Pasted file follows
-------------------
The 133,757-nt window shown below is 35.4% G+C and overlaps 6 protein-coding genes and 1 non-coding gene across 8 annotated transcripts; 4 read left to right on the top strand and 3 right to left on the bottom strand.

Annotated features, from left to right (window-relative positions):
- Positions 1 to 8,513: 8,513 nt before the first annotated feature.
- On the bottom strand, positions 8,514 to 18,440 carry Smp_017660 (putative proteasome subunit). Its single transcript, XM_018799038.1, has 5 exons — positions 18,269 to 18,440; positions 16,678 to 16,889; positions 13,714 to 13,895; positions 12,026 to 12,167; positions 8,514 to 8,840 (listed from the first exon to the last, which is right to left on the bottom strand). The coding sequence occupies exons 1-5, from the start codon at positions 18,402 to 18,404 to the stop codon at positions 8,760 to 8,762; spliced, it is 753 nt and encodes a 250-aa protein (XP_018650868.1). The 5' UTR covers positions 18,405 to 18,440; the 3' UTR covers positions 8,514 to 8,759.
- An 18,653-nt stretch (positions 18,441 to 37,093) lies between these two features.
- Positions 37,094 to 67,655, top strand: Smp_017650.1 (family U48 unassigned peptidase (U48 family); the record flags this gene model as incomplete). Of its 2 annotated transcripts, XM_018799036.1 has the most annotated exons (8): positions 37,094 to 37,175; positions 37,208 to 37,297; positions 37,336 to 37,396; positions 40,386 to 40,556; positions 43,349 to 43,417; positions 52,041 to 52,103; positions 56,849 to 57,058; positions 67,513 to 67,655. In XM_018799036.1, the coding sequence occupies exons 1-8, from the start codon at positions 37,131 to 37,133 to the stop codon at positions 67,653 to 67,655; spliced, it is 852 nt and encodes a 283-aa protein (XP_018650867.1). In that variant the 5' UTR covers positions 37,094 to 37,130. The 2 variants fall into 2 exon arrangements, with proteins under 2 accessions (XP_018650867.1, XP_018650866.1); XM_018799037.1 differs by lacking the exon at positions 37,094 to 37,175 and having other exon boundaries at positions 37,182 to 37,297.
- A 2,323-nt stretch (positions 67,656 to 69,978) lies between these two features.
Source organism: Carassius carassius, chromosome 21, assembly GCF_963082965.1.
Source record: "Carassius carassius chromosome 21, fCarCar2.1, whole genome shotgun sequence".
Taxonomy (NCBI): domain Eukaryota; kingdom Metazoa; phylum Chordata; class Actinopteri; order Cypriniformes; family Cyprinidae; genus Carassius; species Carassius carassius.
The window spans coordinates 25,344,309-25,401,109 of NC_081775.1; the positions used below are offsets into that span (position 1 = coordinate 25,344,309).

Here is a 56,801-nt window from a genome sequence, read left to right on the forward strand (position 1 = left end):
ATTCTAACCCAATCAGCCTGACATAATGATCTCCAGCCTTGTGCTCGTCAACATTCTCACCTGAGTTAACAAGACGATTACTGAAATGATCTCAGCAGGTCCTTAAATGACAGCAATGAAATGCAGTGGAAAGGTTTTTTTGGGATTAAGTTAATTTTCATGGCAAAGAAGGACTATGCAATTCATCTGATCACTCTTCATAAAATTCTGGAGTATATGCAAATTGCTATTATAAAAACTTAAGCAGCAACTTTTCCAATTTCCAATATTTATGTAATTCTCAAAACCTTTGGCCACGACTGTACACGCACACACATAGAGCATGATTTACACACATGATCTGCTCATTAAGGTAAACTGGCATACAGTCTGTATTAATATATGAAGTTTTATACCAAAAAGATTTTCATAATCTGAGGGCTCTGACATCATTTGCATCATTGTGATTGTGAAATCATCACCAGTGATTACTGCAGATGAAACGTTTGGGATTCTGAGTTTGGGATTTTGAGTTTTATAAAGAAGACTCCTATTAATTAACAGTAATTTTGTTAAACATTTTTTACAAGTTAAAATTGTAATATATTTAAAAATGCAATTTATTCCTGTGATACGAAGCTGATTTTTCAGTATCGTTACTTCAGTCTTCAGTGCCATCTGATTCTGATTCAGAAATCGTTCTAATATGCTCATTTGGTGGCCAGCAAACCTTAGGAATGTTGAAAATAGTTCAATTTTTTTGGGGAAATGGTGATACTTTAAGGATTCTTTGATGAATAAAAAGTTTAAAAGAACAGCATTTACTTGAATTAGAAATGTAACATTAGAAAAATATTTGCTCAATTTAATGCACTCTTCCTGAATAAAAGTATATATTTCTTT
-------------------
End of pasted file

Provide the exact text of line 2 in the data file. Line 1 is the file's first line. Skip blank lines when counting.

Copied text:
Annotated features, from left to right (window-relative positions):